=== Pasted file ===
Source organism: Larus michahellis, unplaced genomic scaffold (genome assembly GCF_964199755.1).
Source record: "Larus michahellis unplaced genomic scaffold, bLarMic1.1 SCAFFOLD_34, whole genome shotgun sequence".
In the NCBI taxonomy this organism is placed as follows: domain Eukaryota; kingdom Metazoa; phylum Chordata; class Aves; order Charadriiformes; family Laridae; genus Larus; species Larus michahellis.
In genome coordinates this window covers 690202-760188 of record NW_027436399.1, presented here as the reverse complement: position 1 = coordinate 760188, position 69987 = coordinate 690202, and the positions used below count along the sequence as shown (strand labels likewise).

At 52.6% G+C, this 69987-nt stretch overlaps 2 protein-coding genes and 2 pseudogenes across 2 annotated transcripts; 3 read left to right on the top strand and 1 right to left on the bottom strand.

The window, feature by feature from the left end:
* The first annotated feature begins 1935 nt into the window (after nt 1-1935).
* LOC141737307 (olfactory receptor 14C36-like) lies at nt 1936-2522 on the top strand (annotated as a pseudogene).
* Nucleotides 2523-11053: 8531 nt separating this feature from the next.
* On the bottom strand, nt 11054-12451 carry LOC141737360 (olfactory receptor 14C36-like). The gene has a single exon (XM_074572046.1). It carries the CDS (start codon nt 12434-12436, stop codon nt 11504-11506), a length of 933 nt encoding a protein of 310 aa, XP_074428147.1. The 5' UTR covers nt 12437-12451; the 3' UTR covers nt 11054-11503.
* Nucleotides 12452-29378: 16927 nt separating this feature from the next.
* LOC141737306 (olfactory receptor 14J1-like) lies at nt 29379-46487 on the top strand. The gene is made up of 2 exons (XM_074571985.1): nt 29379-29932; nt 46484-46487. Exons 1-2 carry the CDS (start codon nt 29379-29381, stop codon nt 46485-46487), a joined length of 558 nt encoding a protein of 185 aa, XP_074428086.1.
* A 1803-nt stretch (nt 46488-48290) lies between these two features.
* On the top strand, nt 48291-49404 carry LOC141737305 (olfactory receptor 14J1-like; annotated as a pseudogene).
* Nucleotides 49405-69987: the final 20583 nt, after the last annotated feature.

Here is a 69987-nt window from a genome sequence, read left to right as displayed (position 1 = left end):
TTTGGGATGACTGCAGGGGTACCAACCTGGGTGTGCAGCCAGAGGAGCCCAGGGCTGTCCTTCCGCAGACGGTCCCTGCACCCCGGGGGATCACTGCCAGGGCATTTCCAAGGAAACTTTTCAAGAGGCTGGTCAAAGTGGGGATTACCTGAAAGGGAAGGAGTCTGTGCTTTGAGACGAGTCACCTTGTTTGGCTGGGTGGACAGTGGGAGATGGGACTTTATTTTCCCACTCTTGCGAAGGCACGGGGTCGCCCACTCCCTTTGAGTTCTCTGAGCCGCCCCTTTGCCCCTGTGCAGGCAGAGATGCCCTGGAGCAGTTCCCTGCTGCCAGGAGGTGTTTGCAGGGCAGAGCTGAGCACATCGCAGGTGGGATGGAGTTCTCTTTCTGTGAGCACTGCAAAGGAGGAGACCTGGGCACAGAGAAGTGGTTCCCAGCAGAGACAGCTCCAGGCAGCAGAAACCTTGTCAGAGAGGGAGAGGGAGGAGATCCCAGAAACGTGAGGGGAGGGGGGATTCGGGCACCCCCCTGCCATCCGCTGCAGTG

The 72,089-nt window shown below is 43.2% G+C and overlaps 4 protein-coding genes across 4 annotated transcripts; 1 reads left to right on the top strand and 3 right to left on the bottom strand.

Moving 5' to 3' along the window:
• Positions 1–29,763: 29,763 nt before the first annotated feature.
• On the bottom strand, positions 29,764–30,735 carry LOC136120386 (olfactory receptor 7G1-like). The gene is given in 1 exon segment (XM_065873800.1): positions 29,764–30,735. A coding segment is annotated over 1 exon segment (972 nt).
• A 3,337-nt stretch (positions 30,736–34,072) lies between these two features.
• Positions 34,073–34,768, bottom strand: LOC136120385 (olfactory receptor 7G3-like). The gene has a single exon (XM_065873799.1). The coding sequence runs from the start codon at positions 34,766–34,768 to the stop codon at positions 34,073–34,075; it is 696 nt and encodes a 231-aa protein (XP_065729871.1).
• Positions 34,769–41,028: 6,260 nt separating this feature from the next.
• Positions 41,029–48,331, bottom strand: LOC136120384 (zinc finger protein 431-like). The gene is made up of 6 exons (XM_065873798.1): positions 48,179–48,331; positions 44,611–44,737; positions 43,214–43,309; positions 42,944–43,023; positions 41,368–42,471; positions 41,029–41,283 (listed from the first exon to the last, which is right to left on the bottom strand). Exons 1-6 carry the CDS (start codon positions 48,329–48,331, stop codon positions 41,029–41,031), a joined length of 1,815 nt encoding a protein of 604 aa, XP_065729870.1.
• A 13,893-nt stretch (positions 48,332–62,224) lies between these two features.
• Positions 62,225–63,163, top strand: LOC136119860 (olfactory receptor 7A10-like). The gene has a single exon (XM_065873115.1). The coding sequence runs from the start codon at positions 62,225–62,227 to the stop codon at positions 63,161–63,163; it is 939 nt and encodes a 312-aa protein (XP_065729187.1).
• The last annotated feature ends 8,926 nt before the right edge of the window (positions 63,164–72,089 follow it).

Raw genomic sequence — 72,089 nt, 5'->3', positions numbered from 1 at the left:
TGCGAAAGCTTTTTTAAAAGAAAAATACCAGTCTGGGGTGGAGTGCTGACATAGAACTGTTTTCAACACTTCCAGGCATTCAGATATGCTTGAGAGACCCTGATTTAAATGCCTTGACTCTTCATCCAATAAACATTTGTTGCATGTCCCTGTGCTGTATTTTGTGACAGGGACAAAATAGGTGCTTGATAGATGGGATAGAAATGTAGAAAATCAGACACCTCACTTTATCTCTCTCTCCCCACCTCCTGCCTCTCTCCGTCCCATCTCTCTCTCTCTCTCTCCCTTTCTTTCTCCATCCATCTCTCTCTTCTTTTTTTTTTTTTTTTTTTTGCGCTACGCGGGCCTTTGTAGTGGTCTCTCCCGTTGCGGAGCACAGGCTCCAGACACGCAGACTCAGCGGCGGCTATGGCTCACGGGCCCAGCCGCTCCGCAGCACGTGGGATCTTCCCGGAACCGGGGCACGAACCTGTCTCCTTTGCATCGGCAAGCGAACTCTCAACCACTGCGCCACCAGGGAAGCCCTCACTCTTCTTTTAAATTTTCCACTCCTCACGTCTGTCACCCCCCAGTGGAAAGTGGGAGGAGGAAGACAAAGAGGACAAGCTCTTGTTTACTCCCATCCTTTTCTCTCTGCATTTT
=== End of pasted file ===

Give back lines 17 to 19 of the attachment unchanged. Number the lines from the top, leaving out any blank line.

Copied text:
TTTGGGATGACTGCAGGGGTACCAACCTGGGTGTGCAGCCAGAGGAGCCCAGGGCTGTCCTTCCGCAGACGGTCCCTGCACCCCGGGGGATCACTGCCAGGGCATTTCCAAGGAAACTTTTCAAGAGGCTGGTCAAAGTGGGGATTACCTGAAAGGGAAGGAGTCTGTGCTTTGAGACGAGTCACCTTGTTTGGCTGGGTGGACAGTGGGAGATGGGACTTTATTTTCCCACTCTTGCGAAGGCACGGGGTCGCCCACTCCCTTTGAGTTCTCTGAGCCGCCCCTTTGCCCCTGTGCAGGCAGAGATGCCCTGGAGCAGTTCCCTGCTGCCAGGAGGTGTTTGCAGGGCAGAGCTGAGCACATCGCAGGTGGGATGGAGTTCTCTTTCTGTGAGCACTGCAAAGGAGGAGACCTGGGCACAGAGAAGTGGTTCCCAGCAGAGACAGCTCCAGGCAGCAGAAACCTTGTCAGAGAGGGAGAGGGAGGAGATCCCAGAAACGTGAGGGGAGGGGGGATTCGGGCACCCCCCTGCCATCCGCTGCAGTG

The 72,089-nt window shown below is 43.2% G+C and overlaps 4 protein-coding genes across 4 annotated transcripts; 1 reads left to right on the top strand and 3 right to left on the bottom strand.

Moving 5' to 3' along the window: